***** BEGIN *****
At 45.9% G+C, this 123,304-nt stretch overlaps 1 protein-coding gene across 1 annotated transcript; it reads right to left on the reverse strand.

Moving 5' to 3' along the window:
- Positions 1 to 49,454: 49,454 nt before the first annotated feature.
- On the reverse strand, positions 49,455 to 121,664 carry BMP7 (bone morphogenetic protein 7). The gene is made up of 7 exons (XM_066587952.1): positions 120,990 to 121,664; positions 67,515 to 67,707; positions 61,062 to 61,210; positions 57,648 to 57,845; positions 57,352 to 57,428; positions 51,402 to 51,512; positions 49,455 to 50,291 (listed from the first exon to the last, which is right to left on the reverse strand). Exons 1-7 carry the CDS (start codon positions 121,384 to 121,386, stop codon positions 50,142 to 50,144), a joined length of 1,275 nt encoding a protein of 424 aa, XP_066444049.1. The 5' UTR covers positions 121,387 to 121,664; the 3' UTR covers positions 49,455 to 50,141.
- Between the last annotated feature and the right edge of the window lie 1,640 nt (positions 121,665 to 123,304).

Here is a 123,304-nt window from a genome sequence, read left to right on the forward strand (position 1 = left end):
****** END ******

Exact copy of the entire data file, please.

At 45.9% G+C, this 123,304-nt stretch overlaps 1 protein-coding gene across 1 annotated transcript; it reads right to left on the reverse strand.

Moving 5' to 3' along the window:
- Positions 1 to 49,454: 49,454 nt before the first annotated feature.
- On the reverse strand, positions 49,455 to 121,664 carry BMP7 (bone morphogenetic protein 7). The gene is made up of 7 exons (XM_066587952.1): positions 120,990 to 121,664; positions 67,515 to 67,707; positions 61,062 to 61,210; positions 57,648 to 57,845; positions 57,352 to 57,428; positions 51,402 to 51,512; positions 49,455 to 50,291 (listed from the first exon to the last, which is right to left on the reverse strand). Exons 1-7 carry the CDS (start codon positions 121,384 to 121,386, stop codon positions 50,142 to 50,144), a joined length of 1,275 nt encoding a protein of 424 aa, XP_066444049.1. The 5' UTR covers positions 121,387 to 121,664; the 3' UTR covers positions 49,455 to 50,141.
- Between the last annotated feature and the right edge of the window lie 1,640 nt (positions 121,665 to 123,304).

Here is a 123,304-nt window from a genome sequence, read left to right on the forward strand (position 1 = left end):